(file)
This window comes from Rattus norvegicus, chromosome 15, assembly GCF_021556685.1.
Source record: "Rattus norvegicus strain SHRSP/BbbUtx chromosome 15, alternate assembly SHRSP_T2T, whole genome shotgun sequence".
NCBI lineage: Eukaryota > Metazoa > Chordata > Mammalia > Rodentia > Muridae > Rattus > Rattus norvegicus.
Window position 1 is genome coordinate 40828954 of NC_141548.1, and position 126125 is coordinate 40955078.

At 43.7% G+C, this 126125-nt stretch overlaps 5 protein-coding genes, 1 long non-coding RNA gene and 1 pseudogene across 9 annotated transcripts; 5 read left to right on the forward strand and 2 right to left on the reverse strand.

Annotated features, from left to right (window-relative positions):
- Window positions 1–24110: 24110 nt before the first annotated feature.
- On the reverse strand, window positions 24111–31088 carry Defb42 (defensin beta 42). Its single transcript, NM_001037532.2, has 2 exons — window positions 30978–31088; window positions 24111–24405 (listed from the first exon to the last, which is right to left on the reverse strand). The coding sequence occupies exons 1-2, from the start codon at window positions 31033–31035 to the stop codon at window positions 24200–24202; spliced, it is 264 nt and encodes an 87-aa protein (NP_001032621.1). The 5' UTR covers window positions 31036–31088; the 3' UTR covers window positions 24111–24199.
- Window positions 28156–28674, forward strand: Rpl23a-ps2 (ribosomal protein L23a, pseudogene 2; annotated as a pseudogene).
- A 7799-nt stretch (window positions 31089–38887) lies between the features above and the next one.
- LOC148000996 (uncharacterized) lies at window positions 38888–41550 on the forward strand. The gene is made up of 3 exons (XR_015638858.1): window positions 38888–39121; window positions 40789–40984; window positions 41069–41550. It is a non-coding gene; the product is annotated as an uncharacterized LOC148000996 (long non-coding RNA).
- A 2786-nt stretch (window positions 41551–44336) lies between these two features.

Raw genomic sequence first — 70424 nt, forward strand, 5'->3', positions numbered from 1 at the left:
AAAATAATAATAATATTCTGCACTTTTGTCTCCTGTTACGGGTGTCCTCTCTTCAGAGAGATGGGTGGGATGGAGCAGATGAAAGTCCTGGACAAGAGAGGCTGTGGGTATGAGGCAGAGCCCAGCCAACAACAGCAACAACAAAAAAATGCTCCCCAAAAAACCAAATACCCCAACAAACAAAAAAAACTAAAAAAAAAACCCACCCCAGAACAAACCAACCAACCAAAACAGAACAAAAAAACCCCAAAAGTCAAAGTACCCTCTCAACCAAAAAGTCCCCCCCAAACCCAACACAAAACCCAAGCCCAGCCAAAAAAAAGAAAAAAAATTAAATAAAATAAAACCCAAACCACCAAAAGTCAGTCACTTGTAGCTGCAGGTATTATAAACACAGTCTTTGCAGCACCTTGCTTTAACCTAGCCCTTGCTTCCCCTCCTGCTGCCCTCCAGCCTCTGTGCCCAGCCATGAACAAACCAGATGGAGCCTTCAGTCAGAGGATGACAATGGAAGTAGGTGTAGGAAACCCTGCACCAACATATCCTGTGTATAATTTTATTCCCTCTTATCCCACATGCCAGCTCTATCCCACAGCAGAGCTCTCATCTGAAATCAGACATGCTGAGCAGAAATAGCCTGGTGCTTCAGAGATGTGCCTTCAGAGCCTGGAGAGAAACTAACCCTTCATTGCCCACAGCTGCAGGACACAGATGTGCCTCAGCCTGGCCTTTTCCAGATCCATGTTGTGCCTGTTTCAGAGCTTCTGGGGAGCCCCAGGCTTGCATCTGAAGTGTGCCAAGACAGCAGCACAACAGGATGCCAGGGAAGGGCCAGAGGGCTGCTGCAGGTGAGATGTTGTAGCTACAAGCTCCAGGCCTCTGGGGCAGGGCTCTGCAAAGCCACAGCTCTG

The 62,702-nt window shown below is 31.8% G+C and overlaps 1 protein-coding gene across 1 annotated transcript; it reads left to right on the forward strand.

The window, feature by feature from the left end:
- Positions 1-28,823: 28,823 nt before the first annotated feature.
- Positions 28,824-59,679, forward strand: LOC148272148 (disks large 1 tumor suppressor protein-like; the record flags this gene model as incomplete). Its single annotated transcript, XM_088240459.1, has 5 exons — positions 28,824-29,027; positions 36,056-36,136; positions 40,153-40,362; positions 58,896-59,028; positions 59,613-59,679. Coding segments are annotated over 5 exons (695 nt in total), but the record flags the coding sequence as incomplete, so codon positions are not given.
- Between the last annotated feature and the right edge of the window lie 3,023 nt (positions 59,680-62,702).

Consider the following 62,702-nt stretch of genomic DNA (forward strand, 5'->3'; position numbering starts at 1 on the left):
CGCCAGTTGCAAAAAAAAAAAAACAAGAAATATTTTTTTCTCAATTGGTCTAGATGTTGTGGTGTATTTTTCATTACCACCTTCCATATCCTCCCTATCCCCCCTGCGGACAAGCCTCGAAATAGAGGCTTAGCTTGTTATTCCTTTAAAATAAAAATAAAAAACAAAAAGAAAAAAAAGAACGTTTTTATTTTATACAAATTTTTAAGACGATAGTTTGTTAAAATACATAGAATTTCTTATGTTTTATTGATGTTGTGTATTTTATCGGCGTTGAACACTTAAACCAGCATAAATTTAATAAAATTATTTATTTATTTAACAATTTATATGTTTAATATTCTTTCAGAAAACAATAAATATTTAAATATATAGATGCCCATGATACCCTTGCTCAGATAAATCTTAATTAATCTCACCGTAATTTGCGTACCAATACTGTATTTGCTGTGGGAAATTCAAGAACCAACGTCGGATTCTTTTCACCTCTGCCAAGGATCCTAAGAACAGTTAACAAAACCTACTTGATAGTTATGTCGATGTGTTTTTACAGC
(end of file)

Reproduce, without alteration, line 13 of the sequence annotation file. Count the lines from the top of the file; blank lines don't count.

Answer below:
Raw genomic sequence first — 70424 nt, forward strand, 5'->3', positions numbered from 1 at the left: